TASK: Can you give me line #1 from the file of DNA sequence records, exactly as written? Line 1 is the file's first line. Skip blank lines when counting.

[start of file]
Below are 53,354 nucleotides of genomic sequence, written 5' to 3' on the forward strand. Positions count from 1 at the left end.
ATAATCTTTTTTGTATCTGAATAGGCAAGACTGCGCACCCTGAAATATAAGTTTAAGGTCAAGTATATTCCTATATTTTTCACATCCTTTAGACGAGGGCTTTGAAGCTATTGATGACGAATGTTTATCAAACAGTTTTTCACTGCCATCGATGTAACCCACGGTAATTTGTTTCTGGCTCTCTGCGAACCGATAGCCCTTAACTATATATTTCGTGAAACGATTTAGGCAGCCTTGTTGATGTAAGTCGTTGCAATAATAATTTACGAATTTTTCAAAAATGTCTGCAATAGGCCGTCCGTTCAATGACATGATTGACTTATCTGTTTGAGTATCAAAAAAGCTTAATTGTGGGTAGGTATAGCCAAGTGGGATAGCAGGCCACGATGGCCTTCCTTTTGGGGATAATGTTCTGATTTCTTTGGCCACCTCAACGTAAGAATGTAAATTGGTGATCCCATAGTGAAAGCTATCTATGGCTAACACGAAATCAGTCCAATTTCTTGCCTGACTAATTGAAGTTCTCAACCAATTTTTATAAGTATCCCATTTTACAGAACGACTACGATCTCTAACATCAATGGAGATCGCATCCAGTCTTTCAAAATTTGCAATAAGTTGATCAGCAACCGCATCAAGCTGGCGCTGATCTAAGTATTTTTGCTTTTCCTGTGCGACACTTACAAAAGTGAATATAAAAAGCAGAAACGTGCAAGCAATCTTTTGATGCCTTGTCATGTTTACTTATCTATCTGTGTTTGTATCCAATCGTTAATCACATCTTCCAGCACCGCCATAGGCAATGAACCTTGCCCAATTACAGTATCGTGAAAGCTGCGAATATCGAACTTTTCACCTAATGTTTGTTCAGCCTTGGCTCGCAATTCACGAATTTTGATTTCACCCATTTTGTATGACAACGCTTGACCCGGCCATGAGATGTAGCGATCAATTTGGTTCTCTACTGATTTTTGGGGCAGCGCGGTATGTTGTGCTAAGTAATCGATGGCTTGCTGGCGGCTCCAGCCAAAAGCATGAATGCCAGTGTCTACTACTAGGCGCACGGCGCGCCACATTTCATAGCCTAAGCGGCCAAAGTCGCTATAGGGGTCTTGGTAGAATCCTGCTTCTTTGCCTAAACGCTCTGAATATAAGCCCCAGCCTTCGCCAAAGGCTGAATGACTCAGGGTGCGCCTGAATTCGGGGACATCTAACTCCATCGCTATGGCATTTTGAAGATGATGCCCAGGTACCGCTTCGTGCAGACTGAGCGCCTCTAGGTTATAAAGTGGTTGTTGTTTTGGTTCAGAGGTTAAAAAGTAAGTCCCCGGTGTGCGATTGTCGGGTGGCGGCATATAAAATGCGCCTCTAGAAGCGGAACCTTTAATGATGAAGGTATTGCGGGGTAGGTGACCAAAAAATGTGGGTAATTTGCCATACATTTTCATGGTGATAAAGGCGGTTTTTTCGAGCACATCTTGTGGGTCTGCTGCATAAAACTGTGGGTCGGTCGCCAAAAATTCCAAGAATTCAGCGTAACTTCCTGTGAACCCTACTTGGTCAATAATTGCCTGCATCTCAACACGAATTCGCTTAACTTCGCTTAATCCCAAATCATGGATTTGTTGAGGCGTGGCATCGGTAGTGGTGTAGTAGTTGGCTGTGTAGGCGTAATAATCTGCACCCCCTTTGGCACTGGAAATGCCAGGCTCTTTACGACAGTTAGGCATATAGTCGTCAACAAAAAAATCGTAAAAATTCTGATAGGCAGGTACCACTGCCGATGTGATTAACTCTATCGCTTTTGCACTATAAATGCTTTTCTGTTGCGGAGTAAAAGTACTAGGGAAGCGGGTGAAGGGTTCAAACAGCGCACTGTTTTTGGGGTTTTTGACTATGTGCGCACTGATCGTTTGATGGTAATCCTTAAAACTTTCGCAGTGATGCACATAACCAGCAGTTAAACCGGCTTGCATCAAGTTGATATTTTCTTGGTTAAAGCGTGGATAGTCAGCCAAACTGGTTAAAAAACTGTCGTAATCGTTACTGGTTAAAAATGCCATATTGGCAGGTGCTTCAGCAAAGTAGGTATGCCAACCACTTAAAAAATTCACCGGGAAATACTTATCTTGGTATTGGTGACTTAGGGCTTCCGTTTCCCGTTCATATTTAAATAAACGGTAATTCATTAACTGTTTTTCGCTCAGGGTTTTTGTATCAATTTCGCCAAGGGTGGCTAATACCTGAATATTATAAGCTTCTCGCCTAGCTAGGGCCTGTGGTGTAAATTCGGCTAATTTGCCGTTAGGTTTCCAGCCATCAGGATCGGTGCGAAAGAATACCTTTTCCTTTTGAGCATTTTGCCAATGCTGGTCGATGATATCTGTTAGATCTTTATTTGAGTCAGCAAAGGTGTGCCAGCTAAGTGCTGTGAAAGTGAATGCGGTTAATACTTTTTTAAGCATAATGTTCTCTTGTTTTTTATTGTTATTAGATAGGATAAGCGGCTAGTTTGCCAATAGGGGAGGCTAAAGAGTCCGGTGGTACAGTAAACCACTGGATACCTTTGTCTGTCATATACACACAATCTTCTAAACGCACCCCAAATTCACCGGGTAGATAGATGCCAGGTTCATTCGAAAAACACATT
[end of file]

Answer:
Below are 53,354 nucleotides of genomic sequence, written 5' to 3' on the forward strand. Positions count from 1 at the left end.